Transatlantic communications communications and literature in the religious revivals, 1735-1745

Durden, Diane Susan

American studies
April 1978

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© 1978 Diane Susan Durden. All rights reserved. No part of this publication may be reproduced without the written permission of the copyright holder.

The religious revivals of the mid-eighteenth century in America, Scotland, Wales, England, and parts of Continental Europe have attracted a growing number of historians during the last ten years, and have been recognized as mass movements heralding a new type of religious life. Having begun their questioning within national and denominational frameworks, attempting to determine the significance of the revivals on these levels, students have subsequently looked to detailed local and regional studies to provide new insights into the nature, cause and meaning of the revivals.

The thesis is an attempt to move in the opposite direction: to establish the revivals not as local or regional, nor even denomination or national phenomena but as international, involving the whole of the Protestant world during the middle three decades of the eighteenth century. It does not set out to explain why these events occurred simultaneously over a wide area, nor to give a history of intellectual developments in Western Europe and America. Rather, it seeks to establish through an examination of the personal connections and links between revivalists in each country, that they were all part of the same phenomenon. It seems necessary to assert the supranationalism of this religious resurgence before it becomes lost in the detail of local explanation. From the English angle, the neglect of transatlantic revivalism is easily explained by the fact that John Wesley did not participate in it. This makes the connections more, not less interesting, because they throw light in the evangelical alternatives to Wesleyan Methodism. Such a study is also of value for the understanding of nineteenth century Nonconformity throughout the Protestant world.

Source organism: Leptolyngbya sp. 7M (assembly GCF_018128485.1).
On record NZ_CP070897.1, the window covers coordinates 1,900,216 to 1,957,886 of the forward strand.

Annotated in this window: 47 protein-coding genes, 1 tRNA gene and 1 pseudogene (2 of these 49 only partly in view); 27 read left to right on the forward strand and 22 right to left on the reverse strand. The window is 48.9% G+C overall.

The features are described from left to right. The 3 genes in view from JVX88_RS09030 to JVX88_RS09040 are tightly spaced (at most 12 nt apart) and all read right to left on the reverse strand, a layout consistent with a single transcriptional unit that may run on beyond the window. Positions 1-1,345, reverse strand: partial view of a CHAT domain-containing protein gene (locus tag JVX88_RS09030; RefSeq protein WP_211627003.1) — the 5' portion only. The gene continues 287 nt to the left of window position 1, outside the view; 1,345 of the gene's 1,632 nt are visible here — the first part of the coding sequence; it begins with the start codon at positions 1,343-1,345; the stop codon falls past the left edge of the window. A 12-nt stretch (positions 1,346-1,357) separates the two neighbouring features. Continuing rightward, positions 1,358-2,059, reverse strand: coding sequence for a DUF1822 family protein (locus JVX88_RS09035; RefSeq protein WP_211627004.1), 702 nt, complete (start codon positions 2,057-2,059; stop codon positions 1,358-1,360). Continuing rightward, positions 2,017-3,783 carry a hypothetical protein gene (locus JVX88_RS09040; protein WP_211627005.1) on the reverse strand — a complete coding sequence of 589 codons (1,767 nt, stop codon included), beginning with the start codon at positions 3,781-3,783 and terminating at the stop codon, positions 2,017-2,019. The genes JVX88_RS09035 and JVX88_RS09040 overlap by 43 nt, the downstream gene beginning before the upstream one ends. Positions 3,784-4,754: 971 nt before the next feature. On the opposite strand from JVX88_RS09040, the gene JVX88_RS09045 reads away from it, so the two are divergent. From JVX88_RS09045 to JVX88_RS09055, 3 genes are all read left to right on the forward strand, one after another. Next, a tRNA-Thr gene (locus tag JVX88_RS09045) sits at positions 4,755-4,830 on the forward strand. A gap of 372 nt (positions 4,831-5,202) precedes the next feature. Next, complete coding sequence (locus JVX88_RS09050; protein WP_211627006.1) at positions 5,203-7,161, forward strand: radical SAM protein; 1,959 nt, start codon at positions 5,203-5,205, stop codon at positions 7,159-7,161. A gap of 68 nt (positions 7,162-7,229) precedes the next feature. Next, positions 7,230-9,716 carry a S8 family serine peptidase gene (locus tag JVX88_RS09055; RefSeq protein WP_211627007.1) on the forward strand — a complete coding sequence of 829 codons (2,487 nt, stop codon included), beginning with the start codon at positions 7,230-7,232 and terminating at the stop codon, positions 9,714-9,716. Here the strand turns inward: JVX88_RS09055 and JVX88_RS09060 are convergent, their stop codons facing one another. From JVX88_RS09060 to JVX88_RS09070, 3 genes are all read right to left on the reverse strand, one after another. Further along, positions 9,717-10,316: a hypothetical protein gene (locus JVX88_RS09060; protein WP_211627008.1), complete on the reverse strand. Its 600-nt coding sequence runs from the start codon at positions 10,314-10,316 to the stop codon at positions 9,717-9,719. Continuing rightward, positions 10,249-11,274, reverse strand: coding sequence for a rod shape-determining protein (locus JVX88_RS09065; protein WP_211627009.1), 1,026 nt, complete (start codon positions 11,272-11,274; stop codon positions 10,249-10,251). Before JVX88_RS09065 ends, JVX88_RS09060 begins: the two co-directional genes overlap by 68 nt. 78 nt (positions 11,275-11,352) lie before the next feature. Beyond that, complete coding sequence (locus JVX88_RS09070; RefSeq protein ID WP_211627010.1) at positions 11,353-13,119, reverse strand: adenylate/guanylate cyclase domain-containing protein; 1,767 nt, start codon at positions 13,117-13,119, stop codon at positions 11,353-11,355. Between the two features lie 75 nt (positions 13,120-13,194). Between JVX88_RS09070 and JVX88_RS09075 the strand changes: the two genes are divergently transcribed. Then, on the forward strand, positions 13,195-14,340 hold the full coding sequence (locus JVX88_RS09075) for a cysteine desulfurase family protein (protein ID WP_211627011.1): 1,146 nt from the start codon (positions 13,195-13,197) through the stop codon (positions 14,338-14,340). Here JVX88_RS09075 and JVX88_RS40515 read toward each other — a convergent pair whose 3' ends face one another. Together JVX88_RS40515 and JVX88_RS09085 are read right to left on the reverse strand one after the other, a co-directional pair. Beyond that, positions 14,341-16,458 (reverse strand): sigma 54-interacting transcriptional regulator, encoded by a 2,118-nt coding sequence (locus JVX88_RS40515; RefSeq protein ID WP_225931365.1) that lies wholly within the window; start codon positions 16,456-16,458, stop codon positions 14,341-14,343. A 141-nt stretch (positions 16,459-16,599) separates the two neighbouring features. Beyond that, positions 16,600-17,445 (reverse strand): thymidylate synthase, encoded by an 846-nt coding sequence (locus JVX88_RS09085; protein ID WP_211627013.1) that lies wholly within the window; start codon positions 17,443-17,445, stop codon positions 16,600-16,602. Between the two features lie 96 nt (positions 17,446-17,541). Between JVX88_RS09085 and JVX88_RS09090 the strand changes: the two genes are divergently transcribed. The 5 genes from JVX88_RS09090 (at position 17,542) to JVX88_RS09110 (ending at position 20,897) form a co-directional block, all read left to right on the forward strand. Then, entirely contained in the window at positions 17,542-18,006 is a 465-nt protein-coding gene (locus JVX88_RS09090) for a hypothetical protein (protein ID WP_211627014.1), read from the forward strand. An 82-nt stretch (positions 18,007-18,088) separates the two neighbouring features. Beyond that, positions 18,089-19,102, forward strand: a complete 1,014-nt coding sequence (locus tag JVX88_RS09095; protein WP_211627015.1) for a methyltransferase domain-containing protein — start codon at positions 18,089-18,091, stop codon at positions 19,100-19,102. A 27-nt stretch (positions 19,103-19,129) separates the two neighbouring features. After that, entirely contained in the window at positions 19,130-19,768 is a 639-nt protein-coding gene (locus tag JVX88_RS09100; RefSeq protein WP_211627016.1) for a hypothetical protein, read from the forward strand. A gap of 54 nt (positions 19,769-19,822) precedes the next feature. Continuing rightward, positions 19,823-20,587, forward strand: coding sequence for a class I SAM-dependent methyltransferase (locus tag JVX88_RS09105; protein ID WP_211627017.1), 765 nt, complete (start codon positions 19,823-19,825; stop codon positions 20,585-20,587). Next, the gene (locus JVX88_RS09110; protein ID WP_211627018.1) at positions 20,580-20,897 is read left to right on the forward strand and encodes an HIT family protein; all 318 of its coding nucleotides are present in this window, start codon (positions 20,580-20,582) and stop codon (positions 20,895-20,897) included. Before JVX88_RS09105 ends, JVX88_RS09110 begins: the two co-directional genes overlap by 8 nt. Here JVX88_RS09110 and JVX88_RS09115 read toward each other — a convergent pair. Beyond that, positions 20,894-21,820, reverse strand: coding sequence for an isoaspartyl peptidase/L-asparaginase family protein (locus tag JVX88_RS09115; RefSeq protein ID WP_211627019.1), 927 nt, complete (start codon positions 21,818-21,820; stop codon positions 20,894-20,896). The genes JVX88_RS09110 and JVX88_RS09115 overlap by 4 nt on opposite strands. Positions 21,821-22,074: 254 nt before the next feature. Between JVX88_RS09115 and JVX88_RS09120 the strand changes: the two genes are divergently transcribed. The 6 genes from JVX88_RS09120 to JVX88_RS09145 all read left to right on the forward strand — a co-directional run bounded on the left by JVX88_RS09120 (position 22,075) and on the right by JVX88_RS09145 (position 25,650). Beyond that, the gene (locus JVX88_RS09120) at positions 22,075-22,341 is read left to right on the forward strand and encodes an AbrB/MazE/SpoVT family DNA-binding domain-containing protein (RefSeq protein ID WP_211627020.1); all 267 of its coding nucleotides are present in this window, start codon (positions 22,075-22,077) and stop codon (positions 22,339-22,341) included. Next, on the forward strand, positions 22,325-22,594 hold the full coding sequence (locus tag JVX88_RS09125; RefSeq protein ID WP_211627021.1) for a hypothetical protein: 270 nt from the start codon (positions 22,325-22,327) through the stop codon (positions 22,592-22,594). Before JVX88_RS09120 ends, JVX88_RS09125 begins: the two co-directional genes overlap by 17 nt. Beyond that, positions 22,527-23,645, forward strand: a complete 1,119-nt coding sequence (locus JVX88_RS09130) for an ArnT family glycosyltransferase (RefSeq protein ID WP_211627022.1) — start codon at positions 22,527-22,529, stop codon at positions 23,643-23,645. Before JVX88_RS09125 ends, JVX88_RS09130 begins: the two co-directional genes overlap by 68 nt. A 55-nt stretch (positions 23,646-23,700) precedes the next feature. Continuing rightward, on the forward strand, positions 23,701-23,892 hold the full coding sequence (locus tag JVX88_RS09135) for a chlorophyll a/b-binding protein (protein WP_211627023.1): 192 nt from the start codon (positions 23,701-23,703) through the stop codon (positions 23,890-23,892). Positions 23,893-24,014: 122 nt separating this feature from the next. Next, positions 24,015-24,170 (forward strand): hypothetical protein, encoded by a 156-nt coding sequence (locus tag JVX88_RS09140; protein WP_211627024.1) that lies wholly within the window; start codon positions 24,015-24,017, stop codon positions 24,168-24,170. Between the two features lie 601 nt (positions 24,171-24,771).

The method employed in establishing the connections between revivalism is necessarily intricate and laborious. It involves working out the evangelical personnel and relationships within and between each country, and energy which has been spent tracking these down has been given at the expense of detailed understanding of national histories.

The arrangement of the thesis reflects the importance of literature, and in particular, the evangelical magazine, in the relationship and contact between revivalists. After a background chapter designed to show the state of the various denominations before the revival, Chapters III, IV and V deal exclusively with the revival literature and cornrnunications of a transatlantic nature. This is then followed by first a general, and then a detailed chapter attempting to draw out the significance of this transatlantic dimension through comparisons.

The materials for establishing the transatlantic contacts were not easy to come by. Only the evangelical magazines provided a consolidated body of material for study, the rest has been discovered as a result of a sustained search in miscellaneous letter collections in Britain and America, as well as in the records of the denominations involved in the revival.

In quoting from contemporary material I have updated, the spelling, punctuation and capitals and have followed the dating system of the reformed calendar.

Department of American Studies, The University of Hull
Billington, Louis
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